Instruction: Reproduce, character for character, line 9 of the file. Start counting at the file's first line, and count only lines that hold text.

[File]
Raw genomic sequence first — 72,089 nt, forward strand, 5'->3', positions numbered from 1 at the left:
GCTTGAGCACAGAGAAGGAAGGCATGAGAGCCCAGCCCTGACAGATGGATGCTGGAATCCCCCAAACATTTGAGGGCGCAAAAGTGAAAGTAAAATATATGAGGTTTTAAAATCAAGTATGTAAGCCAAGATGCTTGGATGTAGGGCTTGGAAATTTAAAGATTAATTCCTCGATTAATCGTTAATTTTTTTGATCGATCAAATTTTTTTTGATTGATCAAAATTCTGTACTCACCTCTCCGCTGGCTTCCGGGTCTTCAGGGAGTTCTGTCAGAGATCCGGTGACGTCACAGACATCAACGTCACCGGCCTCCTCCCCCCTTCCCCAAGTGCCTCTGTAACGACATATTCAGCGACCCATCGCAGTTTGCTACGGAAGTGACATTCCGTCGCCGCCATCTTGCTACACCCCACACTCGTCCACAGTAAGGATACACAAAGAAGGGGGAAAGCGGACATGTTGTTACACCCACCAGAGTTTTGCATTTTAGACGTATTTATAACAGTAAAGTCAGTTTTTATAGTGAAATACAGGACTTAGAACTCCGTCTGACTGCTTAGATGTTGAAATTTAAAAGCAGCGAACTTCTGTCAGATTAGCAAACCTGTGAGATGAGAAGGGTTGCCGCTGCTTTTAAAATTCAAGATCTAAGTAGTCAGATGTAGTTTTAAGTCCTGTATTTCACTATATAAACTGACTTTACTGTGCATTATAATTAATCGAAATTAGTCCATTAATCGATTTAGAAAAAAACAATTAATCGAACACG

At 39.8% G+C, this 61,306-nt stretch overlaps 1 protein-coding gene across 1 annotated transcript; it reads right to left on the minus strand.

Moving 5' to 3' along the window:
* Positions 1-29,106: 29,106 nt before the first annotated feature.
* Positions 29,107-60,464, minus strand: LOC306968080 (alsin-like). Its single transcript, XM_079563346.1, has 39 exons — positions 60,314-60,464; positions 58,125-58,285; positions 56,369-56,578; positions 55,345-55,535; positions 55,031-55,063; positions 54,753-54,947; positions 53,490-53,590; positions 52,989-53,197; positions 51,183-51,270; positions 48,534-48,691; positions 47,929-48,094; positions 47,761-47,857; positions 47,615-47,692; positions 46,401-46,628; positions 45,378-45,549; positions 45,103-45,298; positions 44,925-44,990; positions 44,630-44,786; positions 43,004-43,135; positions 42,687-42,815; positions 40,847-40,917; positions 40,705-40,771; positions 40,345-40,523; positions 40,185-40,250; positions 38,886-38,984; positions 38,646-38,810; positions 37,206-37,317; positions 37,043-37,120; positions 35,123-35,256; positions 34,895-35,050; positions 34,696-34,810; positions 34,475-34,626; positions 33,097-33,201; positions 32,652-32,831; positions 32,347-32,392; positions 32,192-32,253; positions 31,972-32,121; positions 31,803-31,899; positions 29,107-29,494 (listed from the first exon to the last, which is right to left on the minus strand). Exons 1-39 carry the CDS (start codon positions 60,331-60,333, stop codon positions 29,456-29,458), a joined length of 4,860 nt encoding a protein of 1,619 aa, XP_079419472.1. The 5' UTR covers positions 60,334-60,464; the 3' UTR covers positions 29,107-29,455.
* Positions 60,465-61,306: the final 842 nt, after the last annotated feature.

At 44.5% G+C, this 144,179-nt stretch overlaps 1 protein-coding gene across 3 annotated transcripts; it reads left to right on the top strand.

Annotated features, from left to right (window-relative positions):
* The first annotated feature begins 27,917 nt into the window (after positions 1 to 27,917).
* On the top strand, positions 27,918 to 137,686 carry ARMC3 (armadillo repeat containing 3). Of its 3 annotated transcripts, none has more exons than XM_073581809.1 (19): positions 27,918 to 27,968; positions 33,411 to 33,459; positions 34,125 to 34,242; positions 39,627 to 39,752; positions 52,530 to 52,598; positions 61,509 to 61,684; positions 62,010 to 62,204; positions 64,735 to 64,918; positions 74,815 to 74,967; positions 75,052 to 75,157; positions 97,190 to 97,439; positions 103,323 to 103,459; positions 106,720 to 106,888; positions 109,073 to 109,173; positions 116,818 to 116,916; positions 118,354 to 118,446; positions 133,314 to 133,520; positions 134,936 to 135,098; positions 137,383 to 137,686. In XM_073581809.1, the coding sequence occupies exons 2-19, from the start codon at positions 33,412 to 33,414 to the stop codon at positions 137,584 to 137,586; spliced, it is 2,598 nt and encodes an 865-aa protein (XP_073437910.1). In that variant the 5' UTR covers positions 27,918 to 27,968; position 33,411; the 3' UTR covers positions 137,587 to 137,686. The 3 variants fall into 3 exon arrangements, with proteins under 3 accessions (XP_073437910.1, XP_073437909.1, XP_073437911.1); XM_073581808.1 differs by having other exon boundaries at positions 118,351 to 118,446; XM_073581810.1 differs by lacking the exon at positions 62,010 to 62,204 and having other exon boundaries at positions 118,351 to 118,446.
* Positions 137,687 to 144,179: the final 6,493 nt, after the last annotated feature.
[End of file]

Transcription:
Annotated features, from left to right (window-relative positions):